It is perfectly appropriate to give the president credit where it’s due.  Visiting grieving congregations in Poway and Pittsburgh was commendable – one might even say menschy – but that does not a mensch make of one who showed little compassion for the burning black churches of Louisiana and hurricane victims in Puerto Rico, and who to this day has not retracted his abominable comments post-Charlottesville.

Rabbi Abraham Joshua Heschel wrote, “In a free society, few are guilty – all are responsible.”  If you look at Adam Schiff’s now-famous “I don’t think that’s okay” speech, where he recited a litany of verifiable Trump-Russia related abominations, simply replace that refrain with “I don’t think that’s what a mensch would allow to happen on his watch.”  For a true mensch, it’s about collective accountability.  For Trump it’s all about personal survival and settling scores.

I’d like to see leaders aim to be humans of exemplary character and rabbis should not give away that high honor frivolously and obsequiously.  I use the term “mensch” most often at bar/bat mitzvahs and funerals, when the subject is either too young to care or too dead to notice.  It’s much more dangerous to throw it around casually in the presence of politicians.  Religious leaders need to be speak truth to power and not be sycophantic.

The term “mensch” needs to remain unsullied and pure.  It also needs to be trending.  As part of the roll-out of my new book “Mensch-Marks,” I’ve proposed a Million Mensch March.  I’d love to see large numbers of Americans set higher moral standards for themselves and their leaders – and pledge to add just a few more mensch-like qualities to their lives.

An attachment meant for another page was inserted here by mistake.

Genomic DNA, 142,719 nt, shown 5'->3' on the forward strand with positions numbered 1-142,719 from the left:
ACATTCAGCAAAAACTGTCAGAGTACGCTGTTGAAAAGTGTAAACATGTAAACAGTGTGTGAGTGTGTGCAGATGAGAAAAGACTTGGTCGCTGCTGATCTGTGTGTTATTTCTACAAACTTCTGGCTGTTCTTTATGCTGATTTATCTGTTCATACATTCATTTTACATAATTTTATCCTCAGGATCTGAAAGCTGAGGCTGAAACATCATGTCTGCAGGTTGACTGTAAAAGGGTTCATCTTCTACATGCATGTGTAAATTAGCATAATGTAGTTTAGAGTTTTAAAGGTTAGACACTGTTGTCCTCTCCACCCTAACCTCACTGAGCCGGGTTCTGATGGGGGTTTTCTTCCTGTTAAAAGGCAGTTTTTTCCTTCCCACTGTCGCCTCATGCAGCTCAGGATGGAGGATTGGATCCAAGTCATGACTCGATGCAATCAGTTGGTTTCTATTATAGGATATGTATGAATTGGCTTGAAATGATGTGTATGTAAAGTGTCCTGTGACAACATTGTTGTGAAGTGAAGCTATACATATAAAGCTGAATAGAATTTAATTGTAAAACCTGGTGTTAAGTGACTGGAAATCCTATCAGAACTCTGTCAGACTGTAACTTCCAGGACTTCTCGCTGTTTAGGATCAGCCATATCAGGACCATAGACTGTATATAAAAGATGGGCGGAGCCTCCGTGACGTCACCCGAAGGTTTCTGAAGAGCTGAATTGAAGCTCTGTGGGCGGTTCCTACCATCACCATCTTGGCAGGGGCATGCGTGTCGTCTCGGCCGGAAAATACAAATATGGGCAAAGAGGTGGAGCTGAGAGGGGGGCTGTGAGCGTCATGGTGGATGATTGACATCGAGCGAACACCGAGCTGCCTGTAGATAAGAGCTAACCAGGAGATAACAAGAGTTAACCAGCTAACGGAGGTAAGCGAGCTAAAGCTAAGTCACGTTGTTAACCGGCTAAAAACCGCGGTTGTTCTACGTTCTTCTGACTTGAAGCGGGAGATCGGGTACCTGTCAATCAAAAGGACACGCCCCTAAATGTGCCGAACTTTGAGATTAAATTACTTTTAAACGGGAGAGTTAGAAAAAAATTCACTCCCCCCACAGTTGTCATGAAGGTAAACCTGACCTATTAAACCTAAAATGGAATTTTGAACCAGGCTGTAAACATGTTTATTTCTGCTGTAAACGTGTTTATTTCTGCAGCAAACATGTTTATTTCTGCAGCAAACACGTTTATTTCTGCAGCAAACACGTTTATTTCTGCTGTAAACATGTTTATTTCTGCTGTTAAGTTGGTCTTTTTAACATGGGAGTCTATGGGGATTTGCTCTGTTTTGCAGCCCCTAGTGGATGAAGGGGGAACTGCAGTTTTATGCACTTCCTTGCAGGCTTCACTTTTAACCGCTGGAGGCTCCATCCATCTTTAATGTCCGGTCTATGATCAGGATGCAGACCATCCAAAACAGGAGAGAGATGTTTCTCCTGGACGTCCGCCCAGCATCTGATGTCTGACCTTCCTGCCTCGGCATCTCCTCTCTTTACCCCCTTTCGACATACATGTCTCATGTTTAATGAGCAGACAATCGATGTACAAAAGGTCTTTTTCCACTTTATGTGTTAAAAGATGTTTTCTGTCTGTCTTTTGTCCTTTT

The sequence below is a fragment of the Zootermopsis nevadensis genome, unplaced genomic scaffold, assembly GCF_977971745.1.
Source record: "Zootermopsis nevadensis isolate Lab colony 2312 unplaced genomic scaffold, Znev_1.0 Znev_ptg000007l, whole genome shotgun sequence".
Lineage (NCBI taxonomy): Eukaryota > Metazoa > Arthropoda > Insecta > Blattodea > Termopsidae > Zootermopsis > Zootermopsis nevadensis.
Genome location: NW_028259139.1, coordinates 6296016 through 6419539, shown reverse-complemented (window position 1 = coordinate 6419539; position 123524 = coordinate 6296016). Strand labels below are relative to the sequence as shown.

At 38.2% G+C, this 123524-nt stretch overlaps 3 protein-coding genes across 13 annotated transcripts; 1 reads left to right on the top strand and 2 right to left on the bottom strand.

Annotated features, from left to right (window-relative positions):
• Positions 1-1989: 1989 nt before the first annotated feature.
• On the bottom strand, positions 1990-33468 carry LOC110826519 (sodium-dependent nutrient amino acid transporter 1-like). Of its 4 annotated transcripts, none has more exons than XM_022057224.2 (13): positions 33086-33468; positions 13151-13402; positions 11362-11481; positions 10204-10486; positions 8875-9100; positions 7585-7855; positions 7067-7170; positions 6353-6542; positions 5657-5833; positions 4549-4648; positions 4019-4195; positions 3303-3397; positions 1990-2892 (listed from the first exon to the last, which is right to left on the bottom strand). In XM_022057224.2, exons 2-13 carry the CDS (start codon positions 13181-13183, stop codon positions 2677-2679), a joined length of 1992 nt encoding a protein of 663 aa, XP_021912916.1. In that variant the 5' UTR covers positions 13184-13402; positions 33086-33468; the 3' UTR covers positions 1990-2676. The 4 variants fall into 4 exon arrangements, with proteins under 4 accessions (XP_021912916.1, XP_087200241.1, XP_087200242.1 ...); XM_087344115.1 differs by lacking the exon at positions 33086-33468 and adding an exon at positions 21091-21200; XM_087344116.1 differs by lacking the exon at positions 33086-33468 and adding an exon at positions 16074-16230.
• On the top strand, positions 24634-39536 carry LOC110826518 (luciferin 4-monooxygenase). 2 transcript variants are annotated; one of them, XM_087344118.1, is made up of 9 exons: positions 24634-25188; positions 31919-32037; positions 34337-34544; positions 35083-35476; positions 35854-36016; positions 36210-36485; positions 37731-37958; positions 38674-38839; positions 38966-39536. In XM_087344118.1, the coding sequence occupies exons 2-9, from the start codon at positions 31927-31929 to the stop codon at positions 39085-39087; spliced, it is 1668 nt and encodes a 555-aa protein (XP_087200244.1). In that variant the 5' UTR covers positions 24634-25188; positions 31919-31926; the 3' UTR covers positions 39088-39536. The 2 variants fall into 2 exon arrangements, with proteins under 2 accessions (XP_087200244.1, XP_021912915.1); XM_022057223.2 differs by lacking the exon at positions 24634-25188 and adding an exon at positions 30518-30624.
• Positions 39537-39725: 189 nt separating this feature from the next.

If Rabbi Goldstein’s words encourage President Trump to embark on a such a journey, we will all be better off.  But to this point, “mensch par excellence” is not a title he has come close to earning.

About the Author
Award-winning journalist, father, husband, son, friend, poodle-owner, Red Sox fan and rabbi of Temple Beth El in Stamford, CT. Author of Mensch-Marks: Life Lessons of a Human Rabbi – Wisdom for Untethered Times (HCI Books). Rabbi Hammerman was a winner of the Simon Rockower award, the highest honor in Jewish journalism, for his 2008 columns on the Bernard Madoff case, which appeared first on his blog and then were discussed widely in the media. In 2018, he received an award from the Religion News Association, honorable mention, for excellence in commentary, for articles written for the Washington Post, New York Jewish Week, and JTA. Among his many published personal essays are several written for the New York Times Magazine and Washington Post. He has been featured as's Conservative representative in its "Ask the Rabbi" series and as "The Jewish Ethicist," fielding questions on the New York Jewish Week's website. Rabbi Hammerman is an avid fan of the Red Sox, Patriots and all things Boston; he also loves a good, Israeli hummus. He is an active alum of Brown University, often conducting alumni interviews of prospective students. He lives in Stamford with his wife, Dr. Mara Hammerman, a psychologist. They have two grown children, Ethan and Daniel, along with Chloe, Casey and Cassidy, three standard poodles. Contact Rabbi Hammerman: (203) 322-6901 x 307